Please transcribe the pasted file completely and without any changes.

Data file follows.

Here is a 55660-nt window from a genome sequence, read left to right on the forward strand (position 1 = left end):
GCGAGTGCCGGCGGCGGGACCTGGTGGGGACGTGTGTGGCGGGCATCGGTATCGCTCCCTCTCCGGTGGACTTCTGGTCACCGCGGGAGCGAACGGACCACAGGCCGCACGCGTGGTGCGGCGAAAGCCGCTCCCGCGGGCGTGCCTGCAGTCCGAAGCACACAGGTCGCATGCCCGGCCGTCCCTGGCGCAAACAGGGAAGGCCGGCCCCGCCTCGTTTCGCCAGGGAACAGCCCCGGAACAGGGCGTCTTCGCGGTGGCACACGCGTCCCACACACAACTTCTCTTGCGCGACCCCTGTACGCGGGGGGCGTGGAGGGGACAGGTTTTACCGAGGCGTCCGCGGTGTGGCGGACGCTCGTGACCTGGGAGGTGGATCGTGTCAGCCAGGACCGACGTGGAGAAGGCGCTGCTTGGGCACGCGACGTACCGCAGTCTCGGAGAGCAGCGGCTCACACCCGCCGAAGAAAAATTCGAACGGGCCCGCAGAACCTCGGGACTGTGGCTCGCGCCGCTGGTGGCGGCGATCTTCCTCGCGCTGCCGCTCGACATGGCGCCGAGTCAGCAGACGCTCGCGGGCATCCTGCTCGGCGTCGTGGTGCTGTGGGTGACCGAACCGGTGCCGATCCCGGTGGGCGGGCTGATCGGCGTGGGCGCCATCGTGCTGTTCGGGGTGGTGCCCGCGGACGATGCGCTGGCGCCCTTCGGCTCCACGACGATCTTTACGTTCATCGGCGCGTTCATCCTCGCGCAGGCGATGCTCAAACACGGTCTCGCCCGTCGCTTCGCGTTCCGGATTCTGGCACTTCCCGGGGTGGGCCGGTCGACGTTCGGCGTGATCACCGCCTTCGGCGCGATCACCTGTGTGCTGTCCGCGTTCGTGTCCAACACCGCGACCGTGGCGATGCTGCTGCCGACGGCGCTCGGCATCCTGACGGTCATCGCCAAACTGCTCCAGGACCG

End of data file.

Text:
Here is a 55660-nt window from a genome sequence, read left to right on the forward strand (position 1 = left end):
GCGAGTGCCGGCGGCGGGACCTGGTGGGGACGTGTGTGGCGGGCATCGGTATCGCTCCCTCTCCGGTGGACTTCTGGTCACCGCGGGAGCGAACGGACCACAGGCCGCACGCGTGGTGCGGCGAAAGCCGCTCCCGCGGGCGTGCCTGCAGTCCGAAGCACACAGGTCGCATGCCCGGCCGTCCCTGGCGCAAACAGGGAAGGCCGGCCCCGCCTCGTTTCGCCAGGGAACAGCCCCGGAACAGGGCGTCTTCGCGGTGGCACACGCGTCCCACACACAACTTCTCTTGCGCGACCCCTGTACGCGGGGGGCGTGGAGGGGACAGGTTTTACCGAGGCGTCCGCGGTGTGGCGGACGCTCGTGACCTGGGAGGTGGATCGTGTCAGCCAGGACCGACGTGGAGAAGGCGCTGCTTGGGCACGCGACGTACCGCAGTCTCGGAGAGCAGCGGCTCACACCCGCCGAAGAAAAATTCGAACGGGCCCGCAGAACCTCGGGACTGTGGCTCGCGCCGCTGGTGGCGGCGATCTTCCTCGCGCTGCCGCTCGACATGGCGCCGAGTCAGCAGACGCTCGCGGGCATCCTGCTCGGCGTCGTGGTGCTGTGGGTGACCGAACCGGTGCCGATCCCGGTGGGCGGGCTGATCGGCGTGGGCGCCATCGTGCTGTTCGGGGTGGTGCCCGCGGACGATGCGCTGGCGCCCTTCGGCTCCACGACGATCTTTACGTTCATCGGCGCGTTCATCCTCGCGCAGGCGATGCTCAAACACGGTCTCGCCCGTCGCTTCGCGTTCCGGATTCTGGCACTTCCCGGGGTGGGCCGGTCGACGTTCGGCGTGATCACCGCCTTCGGCGCGATCACCTGTGTGCTGTCCGCGTTCGTGTCCAACACCGCGACCGTGGCGATGCTGCTGCCGACGGCGCTCGGCATCCTGACGGTCATCGCCAAACTGCTCCAGGACCG